Just wondered if you wrote The Burning Bridge to appeal to a wider female audience as Evanlyn (who is so cool - girls can do anything!) plays such a predominant part in the story - any feedback from your readers on this?
I didn't want to just have a token girl who would have to be rescued or stand around just admiring Will. My agent, Rachel, suggested when she read the first book that it might be a good idea to have a stronger female presence in the series. But I didn't want to just have a token girl who would have to be rescued or stand around just admiring Will. That's why Evanlyn is so feisty and so capable. And she's a nice balance for Will and Horace, I think. As for readers' feedback, they seem to like her.
The setting, atmosphere and some characters definitely seem to have a Celtic/Norse influence - names, accents, clothes, bagpipes, etc. In actual fact, the map looks very similar to a vague outline of UK (minus Ireland) - The Fens as East Anglia, Picta as Scotland, Celtica as Devon, Cornwall, etc. Or are we just imagining it?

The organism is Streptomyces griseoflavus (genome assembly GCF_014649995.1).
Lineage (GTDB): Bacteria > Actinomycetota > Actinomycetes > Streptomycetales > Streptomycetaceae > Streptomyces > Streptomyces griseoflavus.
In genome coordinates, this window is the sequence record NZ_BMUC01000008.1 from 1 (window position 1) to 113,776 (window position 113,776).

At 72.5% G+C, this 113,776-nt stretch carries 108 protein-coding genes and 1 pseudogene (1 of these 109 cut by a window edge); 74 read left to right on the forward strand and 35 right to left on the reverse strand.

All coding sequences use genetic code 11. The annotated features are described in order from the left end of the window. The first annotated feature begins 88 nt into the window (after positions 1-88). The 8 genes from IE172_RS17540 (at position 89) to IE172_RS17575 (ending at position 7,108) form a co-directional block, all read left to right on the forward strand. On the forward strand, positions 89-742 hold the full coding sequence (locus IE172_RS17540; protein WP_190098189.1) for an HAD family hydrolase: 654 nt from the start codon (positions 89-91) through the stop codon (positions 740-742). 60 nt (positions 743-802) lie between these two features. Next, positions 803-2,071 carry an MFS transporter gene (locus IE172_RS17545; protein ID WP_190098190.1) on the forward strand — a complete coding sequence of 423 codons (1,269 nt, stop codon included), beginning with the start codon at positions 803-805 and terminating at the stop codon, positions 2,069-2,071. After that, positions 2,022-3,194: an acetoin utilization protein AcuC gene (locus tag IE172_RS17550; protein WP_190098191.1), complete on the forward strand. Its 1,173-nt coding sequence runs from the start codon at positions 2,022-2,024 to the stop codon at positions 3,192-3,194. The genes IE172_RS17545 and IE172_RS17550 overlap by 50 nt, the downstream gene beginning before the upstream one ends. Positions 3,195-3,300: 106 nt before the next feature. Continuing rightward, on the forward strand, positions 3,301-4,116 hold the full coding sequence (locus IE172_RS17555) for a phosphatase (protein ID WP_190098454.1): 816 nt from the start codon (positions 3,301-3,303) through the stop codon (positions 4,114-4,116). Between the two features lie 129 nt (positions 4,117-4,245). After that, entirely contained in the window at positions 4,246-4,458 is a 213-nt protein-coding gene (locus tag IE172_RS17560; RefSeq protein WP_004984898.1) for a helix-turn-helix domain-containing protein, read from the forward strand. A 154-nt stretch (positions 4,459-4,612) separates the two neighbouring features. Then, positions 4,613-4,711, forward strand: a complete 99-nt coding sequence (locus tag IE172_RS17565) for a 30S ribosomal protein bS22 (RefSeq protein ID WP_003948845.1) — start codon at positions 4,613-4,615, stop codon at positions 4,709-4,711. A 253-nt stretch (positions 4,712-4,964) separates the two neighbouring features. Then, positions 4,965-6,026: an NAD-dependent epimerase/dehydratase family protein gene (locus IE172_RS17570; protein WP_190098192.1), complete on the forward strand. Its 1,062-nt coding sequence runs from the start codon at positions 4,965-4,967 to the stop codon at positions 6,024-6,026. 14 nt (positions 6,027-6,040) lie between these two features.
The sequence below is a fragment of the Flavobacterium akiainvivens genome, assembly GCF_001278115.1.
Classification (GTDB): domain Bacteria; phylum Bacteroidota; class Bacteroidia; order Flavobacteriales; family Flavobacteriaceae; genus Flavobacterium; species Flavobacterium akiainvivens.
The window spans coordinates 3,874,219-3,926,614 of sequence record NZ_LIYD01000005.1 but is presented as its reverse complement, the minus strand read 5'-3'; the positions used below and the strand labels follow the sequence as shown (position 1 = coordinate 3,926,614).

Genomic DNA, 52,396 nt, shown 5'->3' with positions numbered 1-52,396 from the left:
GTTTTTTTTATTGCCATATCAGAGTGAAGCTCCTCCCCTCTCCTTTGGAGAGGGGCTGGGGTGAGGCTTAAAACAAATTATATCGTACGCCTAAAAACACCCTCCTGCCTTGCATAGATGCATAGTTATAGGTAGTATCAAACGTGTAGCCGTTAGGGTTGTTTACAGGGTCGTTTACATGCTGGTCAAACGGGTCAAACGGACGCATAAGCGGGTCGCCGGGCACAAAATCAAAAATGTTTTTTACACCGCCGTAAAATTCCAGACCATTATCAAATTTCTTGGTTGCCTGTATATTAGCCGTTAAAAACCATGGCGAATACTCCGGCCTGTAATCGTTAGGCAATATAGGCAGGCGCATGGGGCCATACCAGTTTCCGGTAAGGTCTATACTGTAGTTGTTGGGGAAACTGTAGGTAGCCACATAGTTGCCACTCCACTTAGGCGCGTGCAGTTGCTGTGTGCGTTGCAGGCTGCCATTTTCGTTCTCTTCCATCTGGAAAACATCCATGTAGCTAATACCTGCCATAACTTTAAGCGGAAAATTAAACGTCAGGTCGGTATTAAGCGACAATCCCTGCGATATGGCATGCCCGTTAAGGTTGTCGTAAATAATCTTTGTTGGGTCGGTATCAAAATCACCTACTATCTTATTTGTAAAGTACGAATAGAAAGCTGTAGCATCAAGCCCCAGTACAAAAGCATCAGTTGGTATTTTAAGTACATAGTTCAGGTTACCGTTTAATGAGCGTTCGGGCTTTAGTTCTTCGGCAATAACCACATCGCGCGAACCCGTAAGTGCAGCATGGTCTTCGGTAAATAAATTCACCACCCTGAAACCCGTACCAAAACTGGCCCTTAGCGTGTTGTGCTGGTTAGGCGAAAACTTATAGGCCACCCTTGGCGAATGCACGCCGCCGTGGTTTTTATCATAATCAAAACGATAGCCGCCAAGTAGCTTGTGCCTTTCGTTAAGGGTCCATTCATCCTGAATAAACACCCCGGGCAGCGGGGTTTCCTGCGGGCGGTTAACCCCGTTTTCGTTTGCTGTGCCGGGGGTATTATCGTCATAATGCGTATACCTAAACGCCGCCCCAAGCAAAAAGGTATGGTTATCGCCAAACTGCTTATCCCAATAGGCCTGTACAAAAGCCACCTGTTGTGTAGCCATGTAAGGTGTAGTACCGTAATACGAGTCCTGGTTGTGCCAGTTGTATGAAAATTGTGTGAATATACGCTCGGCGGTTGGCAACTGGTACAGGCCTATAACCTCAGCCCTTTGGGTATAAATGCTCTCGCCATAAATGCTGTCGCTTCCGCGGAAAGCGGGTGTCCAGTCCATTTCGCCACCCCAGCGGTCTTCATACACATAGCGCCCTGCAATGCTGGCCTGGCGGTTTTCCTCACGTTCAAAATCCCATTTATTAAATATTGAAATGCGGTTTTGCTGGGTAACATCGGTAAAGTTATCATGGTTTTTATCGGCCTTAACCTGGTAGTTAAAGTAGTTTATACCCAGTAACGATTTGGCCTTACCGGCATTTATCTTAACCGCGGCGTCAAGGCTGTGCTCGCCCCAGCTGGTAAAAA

Okay, you got me. The setting is obviously Europe in the Middle Ages. Araluen is based on England, as you say. Skandia is Scandinavia, Celtica is Cornwall ( where I had a fabulous holiday in the 60's). When you reach Book 3, you'll find names like Gallica, Teutlandt and so on. No prizes for guessing that they are. But I will say that in Gallica, on parle francais.
There's also a race called the Temujai, who are based on the Mongols under Genghis Khan (whose actual name was Temujin).
The reason behind all this is that I wanted to do a mediaeval story but I didn't want to be constrained by history. So I guess it's a parallel world to this one, or an alternate world.
Was it difficult to come up with so many unique names (which by the way sound just right) - Wargals, Kalkaras, Araluen, Gilan, etc.
Wargals and Gilan were easy. Morgarath as well. Have you noticed there seems to be a convention that the evil characters' names usually start with M?